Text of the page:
Interchange Fees and Financial Reform

The issue of interchange fees, commonly known as swipe fees, should be a concern for anyone who holds a credit or a debit card. Since their introduction, both credit and debit cards have been working under a system where the merchant pays for their costs. Under this system, plastic has flourished, yet merchants have been trying to shift the costs to consumers for some time. This is starting to change, thanks to the financial reform legislation passed by Congress on July 14, 2010.

What Do Different Payment Methods Cost?

If you are a merchant, you have many options for accepting payment including cash, check, money order, traveler’s checks, debit, credit, direct bank withdrawal or an alternative payment system such as PayPal or Google Checkout. Clearly some solutions do not fit the application. Direct bank withdrawal works great for paying your mortgage, but are a terrible way to pay for a cup of coffee. Likewise, cash is never accepted for mail order purchases. If you eliminate the options that are clearly not suitable for most day to day transactions, you are left with cash, checks, debit, and credit. Each has it’s costs and its benefits to both the consumer and the merchant. Cash carries a large risk of theft which therefore increases its cost to both the merchant and the consumer. Consumers risk loosing their cash if they loose their wallet or are robbed. Merchants risk loosing cash to theft from employees as well as break ins and armed robberies. This is no small consideration for convenience stores. To mitigate these risks, merchants purchase safes, cameras, and other security devices. They pay for background checks on employees, and they pay for employees time when they count and recount each cash register before and after their shift. Accepting cash also takes up a considerable amount of an employee’s time during each transaction. Finally, they pay for the cash to be taken to a bank, typically by an armored vehicle service.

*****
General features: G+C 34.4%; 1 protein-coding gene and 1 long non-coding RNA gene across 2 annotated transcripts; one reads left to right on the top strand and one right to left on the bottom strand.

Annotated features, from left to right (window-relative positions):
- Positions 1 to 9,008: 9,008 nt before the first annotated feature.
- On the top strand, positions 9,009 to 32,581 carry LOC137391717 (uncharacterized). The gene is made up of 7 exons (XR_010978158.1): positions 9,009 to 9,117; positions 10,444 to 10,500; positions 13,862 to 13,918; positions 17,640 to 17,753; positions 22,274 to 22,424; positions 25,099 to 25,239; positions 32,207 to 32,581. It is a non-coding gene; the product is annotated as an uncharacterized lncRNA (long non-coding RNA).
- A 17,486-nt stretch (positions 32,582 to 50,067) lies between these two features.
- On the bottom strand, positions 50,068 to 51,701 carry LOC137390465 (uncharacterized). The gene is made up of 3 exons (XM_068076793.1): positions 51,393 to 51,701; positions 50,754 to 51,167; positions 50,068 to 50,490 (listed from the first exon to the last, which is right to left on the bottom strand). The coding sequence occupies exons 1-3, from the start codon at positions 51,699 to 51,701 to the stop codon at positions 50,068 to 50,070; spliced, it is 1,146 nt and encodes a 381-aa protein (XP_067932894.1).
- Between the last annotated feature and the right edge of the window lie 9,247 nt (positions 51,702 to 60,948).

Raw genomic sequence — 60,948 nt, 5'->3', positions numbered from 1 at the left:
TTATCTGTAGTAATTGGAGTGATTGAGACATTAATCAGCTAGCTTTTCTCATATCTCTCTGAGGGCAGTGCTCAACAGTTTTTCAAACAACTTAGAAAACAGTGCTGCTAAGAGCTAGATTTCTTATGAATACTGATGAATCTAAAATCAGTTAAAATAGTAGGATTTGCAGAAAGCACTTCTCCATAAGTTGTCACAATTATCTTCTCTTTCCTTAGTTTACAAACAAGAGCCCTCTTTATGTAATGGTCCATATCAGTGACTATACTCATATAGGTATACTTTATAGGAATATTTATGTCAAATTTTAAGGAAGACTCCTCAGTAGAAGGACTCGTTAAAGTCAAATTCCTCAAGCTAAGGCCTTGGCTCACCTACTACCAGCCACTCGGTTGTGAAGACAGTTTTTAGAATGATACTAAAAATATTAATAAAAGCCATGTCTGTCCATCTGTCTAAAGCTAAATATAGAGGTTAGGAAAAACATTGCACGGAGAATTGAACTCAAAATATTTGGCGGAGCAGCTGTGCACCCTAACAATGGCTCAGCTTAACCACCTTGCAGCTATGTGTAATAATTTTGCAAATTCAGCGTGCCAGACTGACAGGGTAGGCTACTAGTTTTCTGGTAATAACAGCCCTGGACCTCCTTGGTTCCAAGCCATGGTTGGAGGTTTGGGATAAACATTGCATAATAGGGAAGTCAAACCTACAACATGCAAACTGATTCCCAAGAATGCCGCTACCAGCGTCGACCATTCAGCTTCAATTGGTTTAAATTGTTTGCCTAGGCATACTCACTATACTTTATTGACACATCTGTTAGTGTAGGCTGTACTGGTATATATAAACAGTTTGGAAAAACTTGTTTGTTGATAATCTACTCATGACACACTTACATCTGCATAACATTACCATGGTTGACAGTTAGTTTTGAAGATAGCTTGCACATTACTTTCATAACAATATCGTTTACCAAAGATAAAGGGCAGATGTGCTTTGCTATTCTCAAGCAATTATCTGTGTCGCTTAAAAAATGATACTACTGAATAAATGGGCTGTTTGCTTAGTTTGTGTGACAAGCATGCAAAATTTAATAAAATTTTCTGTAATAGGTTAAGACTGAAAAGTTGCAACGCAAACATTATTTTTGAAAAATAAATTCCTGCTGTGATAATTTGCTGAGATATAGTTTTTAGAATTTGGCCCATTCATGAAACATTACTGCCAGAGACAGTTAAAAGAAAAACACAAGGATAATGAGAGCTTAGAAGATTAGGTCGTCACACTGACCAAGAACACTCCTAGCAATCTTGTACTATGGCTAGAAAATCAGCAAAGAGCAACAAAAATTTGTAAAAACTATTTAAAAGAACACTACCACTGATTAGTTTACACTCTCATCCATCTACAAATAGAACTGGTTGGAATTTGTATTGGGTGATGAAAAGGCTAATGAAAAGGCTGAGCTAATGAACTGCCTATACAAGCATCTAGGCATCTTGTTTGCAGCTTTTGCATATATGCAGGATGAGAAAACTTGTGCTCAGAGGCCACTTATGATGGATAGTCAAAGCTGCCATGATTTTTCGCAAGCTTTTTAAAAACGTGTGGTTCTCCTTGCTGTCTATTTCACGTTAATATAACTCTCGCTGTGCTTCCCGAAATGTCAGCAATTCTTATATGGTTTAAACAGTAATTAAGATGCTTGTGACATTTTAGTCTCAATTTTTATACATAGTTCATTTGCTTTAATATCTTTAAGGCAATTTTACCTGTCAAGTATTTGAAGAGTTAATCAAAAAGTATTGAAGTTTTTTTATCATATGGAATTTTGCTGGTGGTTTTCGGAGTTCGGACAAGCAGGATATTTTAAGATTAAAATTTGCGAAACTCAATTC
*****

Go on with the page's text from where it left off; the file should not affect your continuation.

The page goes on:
When accepting a check, a merchant takes the risk that the check will bounce. Usually, merchants ask for all sorts of identification when accepting a check, further lengthening the transaction time and increasing it’s cost.

When a merchant chooses to accept debit or credit cards, they incur none of these expenses. Transactions occur quickly, without having to produce exact change. No employee can steal the proceeds from the transaction, and the bank guarantees payment of all approved transactions. Credit cards, and to a lesser extent debit cards as well, benefit merchants by encouraging consumers to spend. While a credit card is also a method of finance, even debit card holders will spend more freely when they do not have to handle cash.

While the costs of accepting cash and checks fall directly to the merchant, the costs of accepting credit and debit cards are paid by the banks, who then charge participating merchants interchange or swipe fees. The merchant pays the swipe fees as a fixed cost plus a percentage of the transaction.

Why Should Merchants Pay?

As I have shown, merchants derive a significant value from their acceptance of credit cards and debit cards. No merchant has to accept credit or debit cards, however most have decided that their value exceeds the interchange fees. Nevertheless, merchants have been waging a political battle for years in order to get Congress to pass laws shifting the costs to consumers. While consumers do derive value from the convenience of credit and debit cards, these products would never have achieved acceptance had consumers been forced to pay a surcharge for each transaction.

Merchants have stepped up their propaganda that tries to make people believe that swipe fees are costs directly passed on to consumers. Some even content that they are like a tax on consumers. Nothing could be further from the truth as swipe fees are just another cost of doing business that merchants incur.

Merchants do have a point when they say that their interchange fees are inflated beyond the cost of the transaction. Much of the interchange fees for credit cards goes towards cash back or loyalty point type rewards for cards with no annual fee. The fees for debit cards help to create a system where banks can profitably offer free checking accounts to low income individuals. If Congress ever allows merchants to shift these costs to consumers, it is likely that both reward cards like cash back credit cards or gas credit cards and free checking will become relics of the past. Each transaction will have the possibility of a credit or debit surcharge and wise consumers will go back to cash and other forms of payment. Without any revenue from debit card interchange fees, banks will stop marketing free checking accounts to anyone but wealthy individuals. Banking will return to being a luxury service for the well off.

Fortunately, the latest compromise in the financial reform bill has some exceptions for smaller banks so that hopefully they will continue to be able to offer free checking. Merchants will be able to set minimum and maximum charges for credit card transactions, but the interchange fees for credit cards will escape regulation. It remains to be seen how the other restrictions in the bill will play out on the debit card market as a whole.

This post today is courtesy of Mr Credit Card from

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